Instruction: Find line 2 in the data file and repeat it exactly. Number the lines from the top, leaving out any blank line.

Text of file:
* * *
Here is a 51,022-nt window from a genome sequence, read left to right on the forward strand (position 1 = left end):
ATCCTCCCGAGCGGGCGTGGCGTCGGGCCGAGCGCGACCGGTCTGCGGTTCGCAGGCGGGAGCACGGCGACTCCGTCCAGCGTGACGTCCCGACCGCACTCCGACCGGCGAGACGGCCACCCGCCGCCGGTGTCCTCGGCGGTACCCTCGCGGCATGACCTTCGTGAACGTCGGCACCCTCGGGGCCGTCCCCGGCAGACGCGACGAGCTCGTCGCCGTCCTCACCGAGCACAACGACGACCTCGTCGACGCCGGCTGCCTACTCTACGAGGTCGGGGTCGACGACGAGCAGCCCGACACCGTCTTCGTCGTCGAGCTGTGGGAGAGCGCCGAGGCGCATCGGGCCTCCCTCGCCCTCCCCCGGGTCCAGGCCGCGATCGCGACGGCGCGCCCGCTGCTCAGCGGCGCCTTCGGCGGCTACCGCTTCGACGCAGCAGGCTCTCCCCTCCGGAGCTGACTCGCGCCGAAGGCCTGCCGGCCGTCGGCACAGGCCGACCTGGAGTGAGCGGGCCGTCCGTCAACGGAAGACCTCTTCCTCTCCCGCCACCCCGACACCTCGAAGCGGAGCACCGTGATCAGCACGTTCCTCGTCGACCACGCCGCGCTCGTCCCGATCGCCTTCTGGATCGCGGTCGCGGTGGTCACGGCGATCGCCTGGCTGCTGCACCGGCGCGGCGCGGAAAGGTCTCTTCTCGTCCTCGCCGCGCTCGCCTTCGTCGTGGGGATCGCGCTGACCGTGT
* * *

ATCCTCCCGAGCGGGCGTGGCGTCGGGCCGAGCGCGACCGGTCTGCGGTTCGCAGGCGGGAGCACGGCGACTCCGTCCAGCGTGACGTCCCGACCGCACTCCGACCGGCGAGACGGCCACCCGCCGCCGGTGTCCTCGGCGGTACCCTCGCGGCATGACCTTCGTGAACGTCGGCACCCTCGGGGCCGTCCCCGGCAGACGCGACGAGCTCGTCGCCGTCCTCACCGAGCACAACGACGACCTCGTCGACGCCGGCTGCCTACTCTACGAGGTCGGGGTCGACGACGAGCAGCCCGACACCGTCTTCGTCGTCGAGCTGTGGGAGAGCGCCGAGGCGCATCGGGCCTCCCTCGCCCTCCCCCGGGTCCAGGCCGCGATCGCGACGGCGCGCCCGCTGCTCAGCGGCGCCTTCGGCGGCTACCGCTTCGACGCAGCAGGCTCTCCCCTCCGGAGCTGACTCGCGCCGAAGGCCTGCCGGCCGTCGGCACAGGCCGACCTGGAGTGAGCGGGCCGTCCGTCAACGGAAGACCTCTTCCTCTCCCGCCACCCCGACACCTCGAAGCGGAGCACCGTGATCAGCACGTTCCTCGTCGACCACGCCGCGCTCGTCCCGATCGCCTTCTGGATCGCGGTCGCGGTGGTCACGGCGATCGCCTGGCTGCTGCACCGGCGCGGCGCGGAAAGGTCTCTTCTCGTCCTCGCCGCGCTCGCCTTCGTCGTGGGGATCGCGCTGACCGTGT